Model Predictive Control (MPC) Tools Package

Frequently Asked Questions

What is MPC tools?
MPC tools is a tool that incorporates model predictive control and moving horizon estimation for linear and nonlinear models with a steady-state target calculation. The estimator can also be used as a stand-alone system. The problems solved by MPC tools are done in an efficient way to demonstrate potential real-time application of nonlinear estimation and control.

Where did MPC tools come from?
The original version of MPC tools was written from 1997 to 2002 as part of the PhD work of Matthew J. Tenny under the supervision of Prof. James B. Rawlings in the Department of Chemical Engineering at the University of Wisconsin-Madison. It has been improved over the years since then by other group members.

Why isn't MPC tools faster?
MPC tools is written in GNU Octave, which is an interpretted language. Computational overhead is required to process commands written in Octave (the files ending in .m), which is slower than the compiled functions (ending in .oct). For this reason, many of the functions that are called frequently have been compiled. However, we feel that Octave's native language is easily read and understood, making it ideal for developing new algorithms and models.

Another factor that determines the speed of MPC tools is whether the user has supplied an analytical Jacobian for the nonlinear model and output functions. Supplying Jacobians prevents the derivatives from being estimated by finite differences, which is computationally costly. Also, if the model and Jacobian functions are compiled as .oct files, the speed of the algorithm can improve, often to over twenty times the speed of interpretted models.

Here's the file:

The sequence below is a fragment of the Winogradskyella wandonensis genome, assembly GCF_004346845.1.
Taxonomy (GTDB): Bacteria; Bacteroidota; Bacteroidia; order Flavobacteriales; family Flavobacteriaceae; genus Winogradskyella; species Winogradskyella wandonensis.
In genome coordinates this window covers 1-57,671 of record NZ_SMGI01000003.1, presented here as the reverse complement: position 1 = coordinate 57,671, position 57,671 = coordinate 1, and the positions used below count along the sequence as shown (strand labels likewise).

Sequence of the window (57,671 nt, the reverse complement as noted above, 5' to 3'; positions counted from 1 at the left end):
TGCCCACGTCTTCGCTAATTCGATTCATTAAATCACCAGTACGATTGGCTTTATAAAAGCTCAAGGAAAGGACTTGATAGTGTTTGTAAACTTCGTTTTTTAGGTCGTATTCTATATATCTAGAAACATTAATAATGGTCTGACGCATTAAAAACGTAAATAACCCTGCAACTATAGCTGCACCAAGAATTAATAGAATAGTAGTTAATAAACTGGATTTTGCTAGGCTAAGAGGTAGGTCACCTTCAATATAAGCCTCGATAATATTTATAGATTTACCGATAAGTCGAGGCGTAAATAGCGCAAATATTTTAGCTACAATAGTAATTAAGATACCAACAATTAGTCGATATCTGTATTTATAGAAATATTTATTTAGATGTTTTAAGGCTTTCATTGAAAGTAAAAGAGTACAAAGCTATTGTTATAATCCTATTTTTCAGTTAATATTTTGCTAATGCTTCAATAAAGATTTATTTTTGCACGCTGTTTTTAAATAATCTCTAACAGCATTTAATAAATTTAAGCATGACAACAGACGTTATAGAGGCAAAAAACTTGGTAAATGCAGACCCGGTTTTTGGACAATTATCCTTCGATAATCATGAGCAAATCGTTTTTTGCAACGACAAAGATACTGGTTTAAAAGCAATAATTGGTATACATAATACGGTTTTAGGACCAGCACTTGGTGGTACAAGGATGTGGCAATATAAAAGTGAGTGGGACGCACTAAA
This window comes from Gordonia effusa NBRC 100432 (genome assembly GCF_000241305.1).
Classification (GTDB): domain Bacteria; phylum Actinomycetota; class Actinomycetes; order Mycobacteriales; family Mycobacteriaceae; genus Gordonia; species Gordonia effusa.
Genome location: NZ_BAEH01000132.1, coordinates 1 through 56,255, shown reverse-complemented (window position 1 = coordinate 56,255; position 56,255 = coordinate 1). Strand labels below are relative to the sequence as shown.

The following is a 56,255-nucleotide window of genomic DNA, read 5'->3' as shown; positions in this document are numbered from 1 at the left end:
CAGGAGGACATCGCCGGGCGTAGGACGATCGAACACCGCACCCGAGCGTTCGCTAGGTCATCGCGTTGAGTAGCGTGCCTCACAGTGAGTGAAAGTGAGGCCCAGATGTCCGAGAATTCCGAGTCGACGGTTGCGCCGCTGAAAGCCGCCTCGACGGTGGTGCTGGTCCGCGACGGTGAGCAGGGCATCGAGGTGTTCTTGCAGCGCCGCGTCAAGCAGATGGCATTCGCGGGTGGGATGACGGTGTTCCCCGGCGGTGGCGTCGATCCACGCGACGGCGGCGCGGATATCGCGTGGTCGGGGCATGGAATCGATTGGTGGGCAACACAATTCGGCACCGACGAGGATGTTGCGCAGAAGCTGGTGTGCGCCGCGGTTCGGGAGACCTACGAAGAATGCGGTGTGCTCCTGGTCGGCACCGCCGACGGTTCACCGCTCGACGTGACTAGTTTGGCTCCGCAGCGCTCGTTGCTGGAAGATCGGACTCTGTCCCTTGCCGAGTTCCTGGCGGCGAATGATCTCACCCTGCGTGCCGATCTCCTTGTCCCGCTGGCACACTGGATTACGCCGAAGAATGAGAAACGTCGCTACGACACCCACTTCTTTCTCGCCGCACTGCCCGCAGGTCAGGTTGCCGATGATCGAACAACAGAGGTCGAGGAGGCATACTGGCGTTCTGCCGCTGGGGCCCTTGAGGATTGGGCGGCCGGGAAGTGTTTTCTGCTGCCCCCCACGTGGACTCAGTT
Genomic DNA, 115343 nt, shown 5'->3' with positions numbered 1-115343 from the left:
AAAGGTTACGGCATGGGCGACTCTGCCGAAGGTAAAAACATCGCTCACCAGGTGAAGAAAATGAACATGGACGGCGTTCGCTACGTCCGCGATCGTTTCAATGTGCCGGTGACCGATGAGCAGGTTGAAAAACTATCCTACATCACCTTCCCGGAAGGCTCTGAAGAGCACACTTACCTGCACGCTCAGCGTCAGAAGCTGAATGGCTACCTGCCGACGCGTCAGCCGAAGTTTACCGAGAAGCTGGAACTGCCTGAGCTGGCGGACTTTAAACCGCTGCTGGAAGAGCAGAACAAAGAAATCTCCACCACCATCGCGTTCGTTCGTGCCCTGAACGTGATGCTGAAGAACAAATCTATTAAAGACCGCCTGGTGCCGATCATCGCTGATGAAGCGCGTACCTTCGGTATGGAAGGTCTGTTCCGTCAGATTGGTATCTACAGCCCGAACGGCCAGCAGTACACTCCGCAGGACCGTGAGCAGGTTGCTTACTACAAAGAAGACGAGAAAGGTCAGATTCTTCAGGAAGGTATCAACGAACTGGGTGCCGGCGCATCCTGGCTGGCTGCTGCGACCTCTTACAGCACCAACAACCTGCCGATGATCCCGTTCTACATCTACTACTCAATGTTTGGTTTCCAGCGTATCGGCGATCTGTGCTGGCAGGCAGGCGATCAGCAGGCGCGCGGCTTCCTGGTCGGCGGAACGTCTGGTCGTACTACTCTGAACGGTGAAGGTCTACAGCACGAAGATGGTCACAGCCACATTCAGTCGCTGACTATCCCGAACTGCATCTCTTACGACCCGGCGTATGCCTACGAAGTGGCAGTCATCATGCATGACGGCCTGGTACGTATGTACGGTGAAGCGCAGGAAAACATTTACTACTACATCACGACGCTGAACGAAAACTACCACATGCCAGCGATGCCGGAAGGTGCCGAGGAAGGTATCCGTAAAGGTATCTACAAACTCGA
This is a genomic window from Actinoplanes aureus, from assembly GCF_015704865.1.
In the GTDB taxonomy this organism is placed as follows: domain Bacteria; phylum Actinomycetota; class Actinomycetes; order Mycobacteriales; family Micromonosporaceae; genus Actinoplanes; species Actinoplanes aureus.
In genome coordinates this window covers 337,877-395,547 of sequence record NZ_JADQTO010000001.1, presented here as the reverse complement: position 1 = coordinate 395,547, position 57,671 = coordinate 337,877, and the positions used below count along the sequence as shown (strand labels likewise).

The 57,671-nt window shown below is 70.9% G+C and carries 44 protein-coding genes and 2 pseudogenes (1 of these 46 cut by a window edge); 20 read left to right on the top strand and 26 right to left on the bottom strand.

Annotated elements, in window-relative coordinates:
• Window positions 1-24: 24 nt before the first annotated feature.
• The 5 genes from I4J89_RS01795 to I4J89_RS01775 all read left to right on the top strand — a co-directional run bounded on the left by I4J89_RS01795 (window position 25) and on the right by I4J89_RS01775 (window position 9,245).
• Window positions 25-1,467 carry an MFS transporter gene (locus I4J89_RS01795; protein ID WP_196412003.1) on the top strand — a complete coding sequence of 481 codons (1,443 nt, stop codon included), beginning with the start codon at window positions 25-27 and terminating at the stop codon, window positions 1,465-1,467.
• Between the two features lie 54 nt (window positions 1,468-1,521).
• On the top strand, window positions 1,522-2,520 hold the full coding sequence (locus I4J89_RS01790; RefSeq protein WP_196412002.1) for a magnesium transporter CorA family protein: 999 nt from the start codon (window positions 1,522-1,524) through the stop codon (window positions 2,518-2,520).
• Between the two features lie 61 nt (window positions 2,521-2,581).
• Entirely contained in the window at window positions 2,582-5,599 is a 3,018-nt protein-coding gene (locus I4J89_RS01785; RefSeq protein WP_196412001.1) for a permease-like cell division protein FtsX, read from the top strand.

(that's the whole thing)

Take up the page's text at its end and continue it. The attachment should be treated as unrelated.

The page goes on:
A final factor that determines the speed of MPC tools is the type of machine on which the user is running Octave. Obviously, faster processors mean faster execution.

What do I do with .cc files?
Some of the models in the archive are not .m files, but rather .cc files. In this case, Octave cannot read the files without compilation, since they are written in C++ and meant to be dynamically linked to Octave. The .cc files can be made into .oct files, which Octave can read, by using mkoctfile.

How can I add my new model to the archive?
You can send me your model, and I will add it to the archive. All model submissions should include a brief description of the model, the author, and if published, the source. All necessary functions and parameters files must be included as well. Please do not send compiled binaries.

Copyright (C) 2008 Rishi Amrit. Verbatim copying and distribution is permitted in any medium, provided this notice is preserved.

University of Wisconsin
Department of Chemical Engineering
Madison WI 53719